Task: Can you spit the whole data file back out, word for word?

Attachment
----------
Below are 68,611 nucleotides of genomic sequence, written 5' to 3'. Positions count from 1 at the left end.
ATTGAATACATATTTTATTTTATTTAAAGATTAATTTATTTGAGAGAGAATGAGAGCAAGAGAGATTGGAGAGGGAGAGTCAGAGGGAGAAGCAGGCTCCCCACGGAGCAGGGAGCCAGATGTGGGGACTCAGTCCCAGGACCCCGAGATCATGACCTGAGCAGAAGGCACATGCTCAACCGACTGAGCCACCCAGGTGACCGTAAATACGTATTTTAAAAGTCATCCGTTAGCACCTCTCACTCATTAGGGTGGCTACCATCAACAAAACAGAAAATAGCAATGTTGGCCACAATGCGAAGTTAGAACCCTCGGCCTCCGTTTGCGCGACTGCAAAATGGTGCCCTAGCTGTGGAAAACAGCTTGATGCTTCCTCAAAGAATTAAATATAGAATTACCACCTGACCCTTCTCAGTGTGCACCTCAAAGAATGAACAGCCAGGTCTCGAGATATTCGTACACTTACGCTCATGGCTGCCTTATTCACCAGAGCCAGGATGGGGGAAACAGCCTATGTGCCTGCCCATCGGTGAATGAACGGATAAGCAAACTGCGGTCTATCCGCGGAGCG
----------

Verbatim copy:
Below are 68,611 nucleotides of genomic sequence, written 5' to 3'. Positions count from 1 at the left end.
ATTGAATACATATTTTATTTTATTTAAAGATTAATTTATTTGAGAGAGAATGAGAGCAAGAGAGATTGGAGAGGGAGAGTCAGAGGGAGAAGCAGGCTCCCCACGGAGCAGGGAGCCAGATGTGGGGACTCAGTCCCAGGACCCCGAGATCATGACCTGAGCAGAAGGCACATGCTCAACCGACTGAGCCACCCAGGTGACCGTAAATACGTATTTTAAAAGTCATCCGTTAGCACCTCTCACTCATTAGGGTGGCTACCATCAACAAAACAGAAAATAGCAATGTTGGCCACAATGCGAAGTTAGAACCCTCGGCCTCCGTTTGCGCGACTGCAAAATGGTGCCCTAGCTGTGGAAAACAGCTTGATGCTTCCTCAAAGAATTAAATATAGAATTACCACCTGACCCTTCTCAGTGTGCACCTCAAAGAATGAACAGCCAGGTCTCGAGATATTCGTACACTTACGCTCATGGCTGCCTTATTCACCAGAGCCAGGATGGGGGAAACAGCCTATGTGCCTGCCCATCGGTGAATGAACGGATAAGCAAACTGCGGTCTATCCGCGGAGCG